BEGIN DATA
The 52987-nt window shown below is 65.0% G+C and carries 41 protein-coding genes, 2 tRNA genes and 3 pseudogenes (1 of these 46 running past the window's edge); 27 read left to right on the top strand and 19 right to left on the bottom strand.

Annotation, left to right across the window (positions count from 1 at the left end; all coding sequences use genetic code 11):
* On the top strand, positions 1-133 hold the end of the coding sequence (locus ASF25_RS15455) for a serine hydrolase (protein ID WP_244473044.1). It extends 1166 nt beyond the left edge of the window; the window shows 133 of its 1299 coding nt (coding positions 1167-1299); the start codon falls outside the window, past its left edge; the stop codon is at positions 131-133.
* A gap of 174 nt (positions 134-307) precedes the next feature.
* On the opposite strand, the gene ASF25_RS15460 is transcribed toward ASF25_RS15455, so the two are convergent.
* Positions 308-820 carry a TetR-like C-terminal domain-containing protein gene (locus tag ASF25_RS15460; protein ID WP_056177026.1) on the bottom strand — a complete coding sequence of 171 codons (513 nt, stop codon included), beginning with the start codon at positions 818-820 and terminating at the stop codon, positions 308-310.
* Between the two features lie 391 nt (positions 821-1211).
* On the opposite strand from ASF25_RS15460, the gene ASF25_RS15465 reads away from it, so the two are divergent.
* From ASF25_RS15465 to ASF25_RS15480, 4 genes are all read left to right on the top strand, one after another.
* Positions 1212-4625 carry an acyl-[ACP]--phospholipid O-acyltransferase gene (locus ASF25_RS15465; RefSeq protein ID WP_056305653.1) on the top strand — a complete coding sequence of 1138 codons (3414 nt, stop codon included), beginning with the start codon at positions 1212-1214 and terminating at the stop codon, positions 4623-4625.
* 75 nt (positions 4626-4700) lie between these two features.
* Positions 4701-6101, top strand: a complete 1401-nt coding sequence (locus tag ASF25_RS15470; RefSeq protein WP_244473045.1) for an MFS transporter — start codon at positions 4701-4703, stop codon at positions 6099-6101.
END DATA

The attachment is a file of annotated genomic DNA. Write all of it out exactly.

The 52987-nt window shown below is 65.0% G+C and carries 41 protein-coding genes, 2 tRNA genes and 3 pseudogenes (1 of these 46 running past the window's edge); 27 read left to right on the top strand and 19 right to left on the bottom strand.

Annotation, left to right across the window (positions count from 1 at the left end; all coding sequences use genetic code 11):
* On the top strand, positions 1-133 hold the end of the coding sequence (locus ASF25_RS15455) for a serine hydrolase (protein ID WP_244473044.1). It extends 1166 nt beyond the left edge of the window; the window shows 133 of its 1299 coding nt (coding positions 1167-1299); the start codon falls outside the window, past its left edge; the stop codon is at positions 131-133.
* A gap of 174 nt (positions 134-307) precedes the next feature.
* On the opposite strand, the gene ASF25_RS15460 is transcribed toward ASF25_RS15455, so the two are convergent.
* Positions 308-820 carry a TetR-like C-terminal domain-containing protein gene (locus tag ASF25_RS15460; protein ID WP_056177026.1) on the bottom strand — a complete coding sequence of 171 codons (513 nt, stop codon included), beginning with the start codon at positions 818-820 and terminating at the stop codon, positions 308-310.
* Between the two features lie 391 nt (positions 821-1211).
* On the opposite strand from ASF25_RS15460, the gene ASF25_RS15465 reads away from it, so the two are divergent.
* From ASF25_RS15465 to ASF25_RS15480, 4 genes are all read left to right on the top strand, one after another.
* Positions 1212-4625 carry an acyl-[ACP]--phospholipid O-acyltransferase gene (locus ASF25_RS15465; RefSeq protein ID WP_056305653.1) on the top strand — a complete coding sequence of 1138 codons (3414 nt, stop codon included), beginning with the start codon at positions 1212-1214 and terminating at the stop codon, positions 4623-4625.
* 75 nt (positions 4626-4700) lie between these two features.
* Positions 4701-6101, top strand: a complete 1401-nt coding sequence (locus tag ASF25_RS15470; RefSeq protein WP_244473045.1) for an MFS transporter — start codon at positions 4701-4703, stop codon at positions 6099-6101.